Wednesday, December 4, 2013
Cuban Bolivar Made Exclusively for La Casa del Habano
Tuesday, October 22, 2013
Cuban Montecristo Petit No. 2 Coming Soon
Friday, October 11, 2013
New H. Upmann Connossieur A From Cuba
Wednesday, September 25, 2013
New Montecristo Double Edmundo Ships Globally
Tuesday, September 3, 2013
Tasting H. Upmann’s Heavy Ring Gauges
- More from Cuba
Havana Corner: Trinidads Debut in London
Posted: November 14, 2003
It was a long way from home for Raul Valladares, master blender for Tabacuba, the Cuban organization in charge of cigar production on the island. The 67-year-old Havana resident has been working with tobacco for 40 years and has been credited with creating the blend for Cuban cigar brand Trinidad., which was first commercially released on the global market in 1998.
He was in London on Monday, November 10, for a black tie dinner to launch three more sizes, or vitolas, of the brand — Reyes, 4 3/4s by 40 ring gauge, Coloniales, 5 1/4 by 44 ring gauge, and Robusto Extra 6 1/8 by 50 ring gauge. U.K. Cuban cigar importer Hunters & Frankau organized the dinner at the Hilton Park Lane with a multi-course meal and all the new smokes for the participants, not to mention the buckets full of mojitos and French wines.
I have already written about how great it was to see three new sizes in what I believe is one of the best cigar brands from Cuba. I have never smoked a bad Trinidad. It remains to be seen if the new ones will give the same satisfaction.
The problems is that not everyone, like me, loves smoking the Fundadores size "Trini", the elegantly long and slim vitola measuring 7 1/2 inches by 40 ring gauge. So three more sizes make good sense. All the four Trinidad sizes are made at the El Laguito factory, the mother factory for Cohiba cigars, according to Fernando Lopez, head of all cigar factories in Cuba. He added that annual production would not be much more than 1 million cigars in total for the Trinidads with all four sizes. That means that about half of Trinidad's annual production will remain in the Fundadores, which has always been about 500,000 sticks a year since it was first launched.
Valladares said that the blends for the three new sizes follow the Fundadores in style. "I am always looking for an extremely aromatic and elegant cigar," he said. "It should be much less powerful than the Cohiba for example. It is a cigar that should impress you with its aroma more than it flavors."
I am not so sure he was right about that, at least with two of the cigars at the dinner — the Reyes and Robusto A. They were very strong smokes due to their youth and lacked much aroma. I had smoked the later two times before over the last three years and the Robusto A at the party was slightly under filled and coarse. It was clearly not the 95-point smoke I had had before. But perhaps it was just due to its freshness. The Reyes at the party, which was the first time I had smoked it, was better but still rather raw. I gave it 90 points. It needs a bit of box age to mellow.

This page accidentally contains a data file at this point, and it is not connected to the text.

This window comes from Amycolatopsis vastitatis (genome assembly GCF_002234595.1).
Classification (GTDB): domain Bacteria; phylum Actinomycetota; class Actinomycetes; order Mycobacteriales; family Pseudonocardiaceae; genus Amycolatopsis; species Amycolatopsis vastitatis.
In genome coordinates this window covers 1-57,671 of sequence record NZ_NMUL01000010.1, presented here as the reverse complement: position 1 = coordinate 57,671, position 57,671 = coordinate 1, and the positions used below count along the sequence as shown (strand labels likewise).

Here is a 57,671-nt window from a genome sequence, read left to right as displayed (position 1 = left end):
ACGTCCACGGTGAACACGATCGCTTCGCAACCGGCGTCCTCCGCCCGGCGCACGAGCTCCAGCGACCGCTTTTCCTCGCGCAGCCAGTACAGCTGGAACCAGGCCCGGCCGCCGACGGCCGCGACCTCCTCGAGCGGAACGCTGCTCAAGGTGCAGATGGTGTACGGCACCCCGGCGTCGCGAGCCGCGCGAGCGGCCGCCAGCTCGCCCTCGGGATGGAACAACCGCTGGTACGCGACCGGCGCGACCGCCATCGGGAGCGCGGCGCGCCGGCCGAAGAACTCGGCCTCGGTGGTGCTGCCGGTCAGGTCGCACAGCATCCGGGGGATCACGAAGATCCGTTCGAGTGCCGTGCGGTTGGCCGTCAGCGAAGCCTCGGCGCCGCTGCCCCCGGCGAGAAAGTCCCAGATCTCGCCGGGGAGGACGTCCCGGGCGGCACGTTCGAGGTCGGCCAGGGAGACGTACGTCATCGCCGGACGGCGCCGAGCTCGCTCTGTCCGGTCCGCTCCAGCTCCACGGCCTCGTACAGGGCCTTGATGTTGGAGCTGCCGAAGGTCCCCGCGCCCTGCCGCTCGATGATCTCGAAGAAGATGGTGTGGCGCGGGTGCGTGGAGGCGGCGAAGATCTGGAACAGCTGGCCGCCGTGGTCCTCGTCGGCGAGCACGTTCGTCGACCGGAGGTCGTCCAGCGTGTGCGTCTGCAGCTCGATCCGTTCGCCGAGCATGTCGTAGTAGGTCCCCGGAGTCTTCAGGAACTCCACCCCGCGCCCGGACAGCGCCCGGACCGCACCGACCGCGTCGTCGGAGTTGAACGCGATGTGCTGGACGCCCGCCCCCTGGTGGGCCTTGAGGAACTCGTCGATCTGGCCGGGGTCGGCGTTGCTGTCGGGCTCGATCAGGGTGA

This said, the Coloniales was as good as gold, just as I remember. It's the new Trini to buy now. It's full to medium bodied, with refined and creamy character that turns l long and beautiful on the finish. Originally, the Trinidad blend was apparently nothing more than what was the blend for Cohiba, but the wrapper was much dark and richer. This was when Trinidad was not sold commercially and only used for diplomatic gifts or other functions for the government. I remember smoking it a few times in 1994 (one was during Cigar Aficionado's Dinner of the Century in Paris), and the cigar almost blew my head off. It was very, very powerful and rich.
The commercial blend that is now available has nothing to do with the original Trinidad Diplomatico, which was the same length as the Fundadores but slightly thinner at 38 ring gauge. In addition, according to Valldares, the new Trinidad blend does not use tobacco that has been fermented three times. "It has nothing to do with Cohiba," he said insistently.
This might be the case with the production of the new range of Trinidads, but the prices certainly resemble Cohiba. They are bloody expensive: £19 ($32) for the Robusto Extra, £12 ($20) for the Coloniales and £7 ($11.80) for the Reyes. According to Manuel Garcia, commercial director for Habanos S.A., the global distribution arm for Cuban cigar, the new Trinidad vitolas will only be available in England until Spring and then they will begin to be available in other markets.
Garcia said to the crowd in a speech at the beginning of the evening that "it would be an unforgetable experience" smoking the new Trinidads. I guess he was right in the end. The launch was most certainly a memorable one—regardless if the new smokes showed extremely high quality in their debut in London.
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